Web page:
Romosozumab Helps Fracture Prevention in Women with Osteoporosis
Kenneth Saag and colleagues investigated romosozumab, a monoclonal antibody that binds to and inhibits sclerostin, increases bone formation, and decreases bone resorption, for fracture prevention in women with osteoporosis.
They enrolled 4093 postmenopausal women with osteoporosis and a fragility fracture and randomly assigned them in a 1:1 ratio to receive monthly subcutaneous romosozumab (210 mg) or weekly oral alendronate (70 mg) for 12 months, followed by open-label alendronate in both groups.
The cumulative incidence of new vertebral fracture at 24 months and the cumulative incidence of clinical fracture at the time of the primary analysis were the primary end points. The incidences of nonvertebral and hip fracture at the time of the primary analysis were secondary end points.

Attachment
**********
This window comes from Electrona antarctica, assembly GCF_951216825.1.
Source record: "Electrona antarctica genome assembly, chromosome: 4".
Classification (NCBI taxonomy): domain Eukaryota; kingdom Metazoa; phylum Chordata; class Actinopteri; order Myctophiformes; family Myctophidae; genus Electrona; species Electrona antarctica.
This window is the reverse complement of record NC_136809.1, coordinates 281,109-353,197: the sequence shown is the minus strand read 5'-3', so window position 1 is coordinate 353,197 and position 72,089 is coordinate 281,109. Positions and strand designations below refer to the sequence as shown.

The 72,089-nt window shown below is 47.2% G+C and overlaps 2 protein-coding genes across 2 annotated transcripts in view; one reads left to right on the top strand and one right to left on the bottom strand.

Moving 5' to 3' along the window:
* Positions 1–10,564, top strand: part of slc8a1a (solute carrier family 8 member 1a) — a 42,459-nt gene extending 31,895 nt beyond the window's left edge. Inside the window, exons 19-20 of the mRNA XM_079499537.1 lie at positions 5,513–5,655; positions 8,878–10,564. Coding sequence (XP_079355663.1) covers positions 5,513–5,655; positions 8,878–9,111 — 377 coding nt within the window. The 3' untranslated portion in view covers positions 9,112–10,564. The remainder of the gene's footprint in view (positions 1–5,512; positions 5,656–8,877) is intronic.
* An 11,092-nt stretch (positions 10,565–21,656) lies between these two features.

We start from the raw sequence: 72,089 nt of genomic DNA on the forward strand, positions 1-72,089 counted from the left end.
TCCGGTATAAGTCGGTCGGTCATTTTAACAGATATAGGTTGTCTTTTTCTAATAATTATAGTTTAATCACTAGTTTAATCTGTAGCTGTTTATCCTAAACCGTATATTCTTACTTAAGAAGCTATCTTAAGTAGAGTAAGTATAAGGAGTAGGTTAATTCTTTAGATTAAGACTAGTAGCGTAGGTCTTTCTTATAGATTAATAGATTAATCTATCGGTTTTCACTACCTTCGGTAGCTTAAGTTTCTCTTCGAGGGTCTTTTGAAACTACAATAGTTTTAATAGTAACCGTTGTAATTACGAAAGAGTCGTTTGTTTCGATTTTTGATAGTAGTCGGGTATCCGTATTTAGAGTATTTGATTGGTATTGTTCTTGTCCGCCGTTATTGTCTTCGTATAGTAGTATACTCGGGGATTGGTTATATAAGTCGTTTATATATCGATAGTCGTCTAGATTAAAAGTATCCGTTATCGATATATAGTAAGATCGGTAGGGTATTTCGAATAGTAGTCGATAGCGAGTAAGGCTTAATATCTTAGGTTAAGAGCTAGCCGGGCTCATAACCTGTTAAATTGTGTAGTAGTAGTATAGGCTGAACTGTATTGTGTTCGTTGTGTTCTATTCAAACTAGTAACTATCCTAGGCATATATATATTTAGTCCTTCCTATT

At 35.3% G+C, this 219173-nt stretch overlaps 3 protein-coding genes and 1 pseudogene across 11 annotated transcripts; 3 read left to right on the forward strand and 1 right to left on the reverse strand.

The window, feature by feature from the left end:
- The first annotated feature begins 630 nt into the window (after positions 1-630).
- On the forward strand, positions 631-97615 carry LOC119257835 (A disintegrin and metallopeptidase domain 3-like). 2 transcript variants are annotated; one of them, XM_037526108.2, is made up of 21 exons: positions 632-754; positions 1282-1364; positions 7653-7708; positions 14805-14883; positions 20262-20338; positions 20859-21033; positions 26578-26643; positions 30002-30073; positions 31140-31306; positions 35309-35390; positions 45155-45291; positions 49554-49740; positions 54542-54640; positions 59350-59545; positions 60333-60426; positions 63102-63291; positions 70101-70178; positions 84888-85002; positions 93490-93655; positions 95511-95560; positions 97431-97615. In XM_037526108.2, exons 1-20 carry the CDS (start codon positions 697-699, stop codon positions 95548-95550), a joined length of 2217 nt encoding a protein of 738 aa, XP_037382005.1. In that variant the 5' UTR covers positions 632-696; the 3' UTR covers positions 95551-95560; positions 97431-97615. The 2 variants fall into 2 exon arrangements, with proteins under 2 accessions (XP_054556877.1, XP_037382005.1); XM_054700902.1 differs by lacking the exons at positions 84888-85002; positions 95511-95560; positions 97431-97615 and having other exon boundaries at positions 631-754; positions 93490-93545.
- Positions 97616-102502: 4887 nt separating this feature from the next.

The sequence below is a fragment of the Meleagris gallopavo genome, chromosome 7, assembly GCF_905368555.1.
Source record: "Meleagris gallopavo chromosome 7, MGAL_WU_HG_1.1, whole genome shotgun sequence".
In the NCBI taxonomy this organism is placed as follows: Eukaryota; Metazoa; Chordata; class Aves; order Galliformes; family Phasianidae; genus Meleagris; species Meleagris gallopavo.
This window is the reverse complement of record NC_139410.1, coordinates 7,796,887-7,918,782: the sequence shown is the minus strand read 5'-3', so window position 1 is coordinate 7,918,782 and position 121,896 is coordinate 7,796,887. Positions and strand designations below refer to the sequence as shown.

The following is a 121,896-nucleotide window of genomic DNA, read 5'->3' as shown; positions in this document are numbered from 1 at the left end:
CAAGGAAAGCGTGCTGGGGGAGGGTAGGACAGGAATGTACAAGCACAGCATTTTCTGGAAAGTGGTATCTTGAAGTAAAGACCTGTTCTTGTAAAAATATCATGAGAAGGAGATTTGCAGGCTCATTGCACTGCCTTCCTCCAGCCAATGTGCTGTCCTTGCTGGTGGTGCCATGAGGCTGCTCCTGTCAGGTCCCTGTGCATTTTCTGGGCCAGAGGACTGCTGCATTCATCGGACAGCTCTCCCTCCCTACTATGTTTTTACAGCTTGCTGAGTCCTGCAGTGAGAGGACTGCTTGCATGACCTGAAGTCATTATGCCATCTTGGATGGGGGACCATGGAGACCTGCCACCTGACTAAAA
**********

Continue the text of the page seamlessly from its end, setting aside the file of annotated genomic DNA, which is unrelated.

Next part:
Serious cardiovascular adverse events, osteonecrosis of the jaw, and atypical femoral fractures were adjudicated.
• Over 24 months, a 48% lower risk of new vertebral fractures was observed in the romosozumab-to-alendronate group than in the alendronate-to-alendronate group.
• Clinical fractures occurred in 9.7% of patients in the romosozumab-to-alendronate group compared with 13.0% of patients in the alendronate-to-alendronate group, representing a 27% lower risk with romosozumab.
• The risk of nonvertebral fractures and the risk of hip fracture was lower by 19% and by 38%, respectively, in the romosozumab-to-alendronate group than in the alendronate-to-alendronate group.
• Overall adverse events and serious adverse events were balanced between the groups.
• During year 1, positively adjudicated serious cardiovascular adverse events were observed more often with romosozumab than with alendronate.
• During the open-label alendronate period, adjudicated events of osteonecrosis of the jaw and atypical femoral fracture were observed.
The authors concluded that romosozumab treatment for 12 months followed by alendronate resulted in a significantly lower risk of fracture than alendronate alone in postmenopausal women with osteoporosis who were at high risk for fracture.